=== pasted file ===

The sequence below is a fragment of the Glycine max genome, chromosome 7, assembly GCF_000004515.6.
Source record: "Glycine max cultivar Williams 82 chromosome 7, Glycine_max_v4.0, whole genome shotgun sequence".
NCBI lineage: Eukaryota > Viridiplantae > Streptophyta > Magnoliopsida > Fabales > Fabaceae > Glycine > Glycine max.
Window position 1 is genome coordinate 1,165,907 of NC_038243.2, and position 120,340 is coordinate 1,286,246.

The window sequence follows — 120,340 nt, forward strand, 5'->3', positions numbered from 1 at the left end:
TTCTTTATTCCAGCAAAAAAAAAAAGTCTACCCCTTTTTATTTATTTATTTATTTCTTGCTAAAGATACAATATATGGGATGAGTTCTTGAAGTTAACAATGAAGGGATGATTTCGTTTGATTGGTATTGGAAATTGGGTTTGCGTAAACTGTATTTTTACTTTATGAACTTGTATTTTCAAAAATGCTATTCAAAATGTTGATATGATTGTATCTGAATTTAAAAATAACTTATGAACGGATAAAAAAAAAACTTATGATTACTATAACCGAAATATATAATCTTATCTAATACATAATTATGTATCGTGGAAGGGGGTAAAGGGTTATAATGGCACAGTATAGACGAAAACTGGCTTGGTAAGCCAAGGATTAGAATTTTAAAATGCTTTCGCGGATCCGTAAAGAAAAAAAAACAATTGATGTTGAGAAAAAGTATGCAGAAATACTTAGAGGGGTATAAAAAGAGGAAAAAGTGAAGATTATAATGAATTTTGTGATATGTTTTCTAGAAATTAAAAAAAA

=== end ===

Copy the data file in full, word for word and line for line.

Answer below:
The sequence below is a fragment of the Glycine max genome, chromosome 7, assembly GCF_000004515.6.
Source record: "Glycine max cultivar Williams 82 chromosome 7, Glycine_max_v4.0, whole genome shotgun sequence".
NCBI lineage: Eukaryota > Viridiplantae > Streptophyta > Magnoliopsida > Fabales > Fabaceae > Glycine > Glycine max.
Window position 1 is genome coordinate 1,165,907 of NC_038243.2, and position 120,340 is coordinate 1,286,246.

The window sequence follows — 120,340 nt, forward strand, 5'->3', positions numbered from 1 at the left end:
TTCTTTATTCCAGCAAAAAAAAAAAGTCTACCCCTTTTTATTTATTTATTTATTTCTTGCTAAAGATACAATATATGGGATGAGTTCTTGAAGTTAACAATGAAGGGATGATTTCGTTTGATTGGTATTGGAAATTGGGTTTGCGTAAACTGTATTTTTACTTTATGAACTTGTATTTTCAAAAATGCTATTCAAAATGTTGATATGATTGTATCTGAATTTAAAAATAACTTATGAACGGATAAAAAAAAAACTTATGATTACTATAACCGAAATATATAATCTTATCTAATACATAATTATGTATCGTGGAAGGGGGTAAAGGGTTATAATGGCACAGTATAGACGAAAACTGGCTTGGTAAGCCAAGGATTAGAATTTTAAAATGCTTTCGCGGATCCGTAAAGAAAAAAAAACAATTGATGTTGAGAAAAAGTATGCAGAAATACTTAGAGGGGTATAAAAAGAGGAAAAAGTGAAGATTATAATGAATTTTGTGATATGTTTTCTAGAAATTAAAAAAAA